A good rivalry can turn a good race into a great competition. This sort of rivalry isn’t necessarily negative and can instead inspire great performances making all rivals better in the process. Wondrous powers come to light wrote 62Krabbé: “When you see an enemy lying on the ground, what’s your reaction? To help him to his feet. In road racing, you kick him to death.” It’s true road racing is especially unfriendly at times and victorious strategies often play competitors’ weaknesses against winners’ strengths. This is part of cycling’s beautiful stress management, though we occasionally have an ugly expression on our sweaty faces.

You can still have love motivation and exhibit respect without liking a competitor. Hatred is draining and jealousy is not much use. But envy is a legitimate registration that you are meant to do something that you’ve not yet accomplished. Be warned that you are meant to do it unlike anyone else, and this is the line into covetousness that envy must not cross. So you can admire another’s accomplishments but taking their stuff is off limits. You can’t really get another’s accomplishments, you can only get your own and to do this comes at a big price. We envy what we don’t understand about the process of achievement. It’s hard. The best suffer greatly.

Next time you wish you had what another gets, review the suffering that got them there and be willing to either man up or shut up. You want to whine or win? Winners may envy a bit more and figure out how to turn from chasing the wind to using it to propel their pain toward something meaningful. What’s meaningful isn’t exclusive but complementary. Use envy to goad achievement but with compassion on other achievers.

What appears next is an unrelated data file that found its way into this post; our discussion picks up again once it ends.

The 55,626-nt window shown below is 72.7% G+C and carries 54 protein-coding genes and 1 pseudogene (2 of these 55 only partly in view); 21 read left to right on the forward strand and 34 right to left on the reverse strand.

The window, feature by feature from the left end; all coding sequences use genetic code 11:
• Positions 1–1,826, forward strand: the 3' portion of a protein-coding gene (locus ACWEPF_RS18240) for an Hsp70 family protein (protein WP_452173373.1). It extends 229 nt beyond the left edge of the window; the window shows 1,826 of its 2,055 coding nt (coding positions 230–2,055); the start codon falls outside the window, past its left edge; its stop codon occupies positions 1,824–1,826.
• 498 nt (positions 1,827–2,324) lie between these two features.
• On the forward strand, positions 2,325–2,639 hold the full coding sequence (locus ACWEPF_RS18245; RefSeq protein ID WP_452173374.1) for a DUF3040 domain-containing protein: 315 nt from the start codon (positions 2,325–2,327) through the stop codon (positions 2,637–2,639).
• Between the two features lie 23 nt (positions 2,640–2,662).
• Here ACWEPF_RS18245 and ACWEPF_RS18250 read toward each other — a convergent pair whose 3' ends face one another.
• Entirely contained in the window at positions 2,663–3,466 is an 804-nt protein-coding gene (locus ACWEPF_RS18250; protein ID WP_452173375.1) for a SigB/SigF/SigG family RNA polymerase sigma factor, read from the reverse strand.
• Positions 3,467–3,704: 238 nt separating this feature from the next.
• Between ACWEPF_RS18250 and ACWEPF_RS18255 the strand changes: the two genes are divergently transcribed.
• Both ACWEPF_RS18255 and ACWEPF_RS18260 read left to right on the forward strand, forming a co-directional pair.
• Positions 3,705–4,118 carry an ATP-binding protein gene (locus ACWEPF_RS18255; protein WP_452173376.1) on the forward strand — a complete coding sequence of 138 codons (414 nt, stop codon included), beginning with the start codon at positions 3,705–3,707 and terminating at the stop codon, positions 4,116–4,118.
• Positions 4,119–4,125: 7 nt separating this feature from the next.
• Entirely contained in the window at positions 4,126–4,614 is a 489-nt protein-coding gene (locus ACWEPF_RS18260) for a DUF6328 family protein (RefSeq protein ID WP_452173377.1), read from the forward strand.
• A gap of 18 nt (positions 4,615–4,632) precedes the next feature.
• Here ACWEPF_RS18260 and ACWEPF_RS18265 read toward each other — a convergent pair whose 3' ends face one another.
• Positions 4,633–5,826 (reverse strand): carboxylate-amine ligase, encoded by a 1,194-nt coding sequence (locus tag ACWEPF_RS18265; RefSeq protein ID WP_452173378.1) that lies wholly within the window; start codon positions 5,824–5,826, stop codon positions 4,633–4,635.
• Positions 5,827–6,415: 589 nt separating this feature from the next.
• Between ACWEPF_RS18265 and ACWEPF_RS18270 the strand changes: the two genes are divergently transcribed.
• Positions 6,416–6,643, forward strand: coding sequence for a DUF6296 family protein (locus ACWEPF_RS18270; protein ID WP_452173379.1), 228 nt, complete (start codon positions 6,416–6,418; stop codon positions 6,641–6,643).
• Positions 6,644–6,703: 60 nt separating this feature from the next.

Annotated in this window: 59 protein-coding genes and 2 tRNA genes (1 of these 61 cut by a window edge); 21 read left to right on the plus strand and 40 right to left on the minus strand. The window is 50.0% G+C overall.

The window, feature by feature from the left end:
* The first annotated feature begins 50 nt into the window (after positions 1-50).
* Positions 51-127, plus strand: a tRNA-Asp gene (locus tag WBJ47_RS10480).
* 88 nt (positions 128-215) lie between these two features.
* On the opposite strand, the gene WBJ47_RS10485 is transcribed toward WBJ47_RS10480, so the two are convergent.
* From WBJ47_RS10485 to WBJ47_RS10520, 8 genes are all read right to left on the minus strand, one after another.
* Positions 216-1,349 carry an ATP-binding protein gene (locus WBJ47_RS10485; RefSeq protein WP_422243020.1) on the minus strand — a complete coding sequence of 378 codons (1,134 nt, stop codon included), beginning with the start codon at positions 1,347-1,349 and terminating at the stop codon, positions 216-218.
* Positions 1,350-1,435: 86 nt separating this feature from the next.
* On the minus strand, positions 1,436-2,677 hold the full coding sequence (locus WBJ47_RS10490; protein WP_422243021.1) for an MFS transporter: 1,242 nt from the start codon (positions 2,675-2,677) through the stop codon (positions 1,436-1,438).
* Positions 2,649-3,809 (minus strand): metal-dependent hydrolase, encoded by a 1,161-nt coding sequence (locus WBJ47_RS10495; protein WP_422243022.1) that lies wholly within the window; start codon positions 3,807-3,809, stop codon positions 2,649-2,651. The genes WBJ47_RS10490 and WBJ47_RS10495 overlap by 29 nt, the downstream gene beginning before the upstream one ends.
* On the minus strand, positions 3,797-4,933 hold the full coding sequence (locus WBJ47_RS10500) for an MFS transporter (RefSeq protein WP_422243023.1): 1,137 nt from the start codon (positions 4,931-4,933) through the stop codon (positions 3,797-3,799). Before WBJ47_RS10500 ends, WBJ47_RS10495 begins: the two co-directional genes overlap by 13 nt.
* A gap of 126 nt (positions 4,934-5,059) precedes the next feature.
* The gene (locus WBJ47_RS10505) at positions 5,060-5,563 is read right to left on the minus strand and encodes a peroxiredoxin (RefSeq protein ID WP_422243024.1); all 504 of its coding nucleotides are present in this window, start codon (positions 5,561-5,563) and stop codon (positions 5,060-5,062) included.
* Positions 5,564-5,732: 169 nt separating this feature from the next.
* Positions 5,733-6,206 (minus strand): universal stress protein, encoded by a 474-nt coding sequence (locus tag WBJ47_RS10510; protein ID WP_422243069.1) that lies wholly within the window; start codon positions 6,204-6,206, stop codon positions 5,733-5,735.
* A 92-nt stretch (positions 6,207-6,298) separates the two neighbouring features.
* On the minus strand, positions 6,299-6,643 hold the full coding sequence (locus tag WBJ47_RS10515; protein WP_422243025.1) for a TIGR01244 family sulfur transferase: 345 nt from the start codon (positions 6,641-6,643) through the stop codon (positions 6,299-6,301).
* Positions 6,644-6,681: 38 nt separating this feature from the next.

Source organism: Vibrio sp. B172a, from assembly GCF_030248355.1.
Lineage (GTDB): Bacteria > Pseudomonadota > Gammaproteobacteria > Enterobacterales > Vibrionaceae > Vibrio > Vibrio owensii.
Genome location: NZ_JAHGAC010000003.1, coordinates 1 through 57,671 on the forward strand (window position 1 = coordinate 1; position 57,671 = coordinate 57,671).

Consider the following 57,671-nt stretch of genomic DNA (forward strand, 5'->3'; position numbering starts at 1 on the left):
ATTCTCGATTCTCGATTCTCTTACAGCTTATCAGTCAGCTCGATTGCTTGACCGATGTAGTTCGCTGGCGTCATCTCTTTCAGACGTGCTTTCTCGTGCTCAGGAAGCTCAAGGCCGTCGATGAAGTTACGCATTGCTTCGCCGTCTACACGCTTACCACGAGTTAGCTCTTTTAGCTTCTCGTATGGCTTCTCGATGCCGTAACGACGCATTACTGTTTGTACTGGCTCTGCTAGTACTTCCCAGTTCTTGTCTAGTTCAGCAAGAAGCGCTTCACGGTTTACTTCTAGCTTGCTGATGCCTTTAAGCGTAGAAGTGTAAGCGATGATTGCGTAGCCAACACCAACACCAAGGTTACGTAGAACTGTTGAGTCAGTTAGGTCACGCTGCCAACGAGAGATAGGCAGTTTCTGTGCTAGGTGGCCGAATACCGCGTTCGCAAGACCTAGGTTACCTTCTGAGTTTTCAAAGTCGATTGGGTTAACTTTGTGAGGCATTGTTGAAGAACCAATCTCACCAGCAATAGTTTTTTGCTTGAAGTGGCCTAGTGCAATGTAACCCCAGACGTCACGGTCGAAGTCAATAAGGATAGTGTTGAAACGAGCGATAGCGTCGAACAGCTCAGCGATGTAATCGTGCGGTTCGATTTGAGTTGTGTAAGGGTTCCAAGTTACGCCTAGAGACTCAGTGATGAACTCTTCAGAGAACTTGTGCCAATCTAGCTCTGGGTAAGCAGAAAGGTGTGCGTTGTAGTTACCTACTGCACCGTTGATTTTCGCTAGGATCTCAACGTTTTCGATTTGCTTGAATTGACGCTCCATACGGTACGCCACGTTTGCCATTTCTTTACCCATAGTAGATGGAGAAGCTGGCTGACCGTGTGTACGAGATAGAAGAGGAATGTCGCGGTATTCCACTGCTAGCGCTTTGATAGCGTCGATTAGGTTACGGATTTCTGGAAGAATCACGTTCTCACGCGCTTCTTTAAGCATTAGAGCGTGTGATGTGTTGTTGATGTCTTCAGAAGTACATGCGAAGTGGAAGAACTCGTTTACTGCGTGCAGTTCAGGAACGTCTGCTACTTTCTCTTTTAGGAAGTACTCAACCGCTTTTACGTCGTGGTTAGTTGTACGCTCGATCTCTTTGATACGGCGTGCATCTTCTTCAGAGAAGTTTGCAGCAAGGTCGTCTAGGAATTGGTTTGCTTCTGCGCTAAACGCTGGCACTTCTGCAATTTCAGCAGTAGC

Prayer re: Envy
“Then I observed that most people are motivated to success because they envy their neighbors. But this, too, is meaningless—like chasing the wind.”   63Ecclesiastes 4:26

We are grateful that envy is a signal that our course needs correction. We confess we are distracted by others. We pray for motivation that comes from unique purposes and passions.  

Ponder Do you remember a time when you were jealous because someone you didn’t like was prospering? Affirm I transform my envy into action that implements unique tasks. Watch for envy’s warning that your heart needs realignment with your own responsibilities and potential rewards.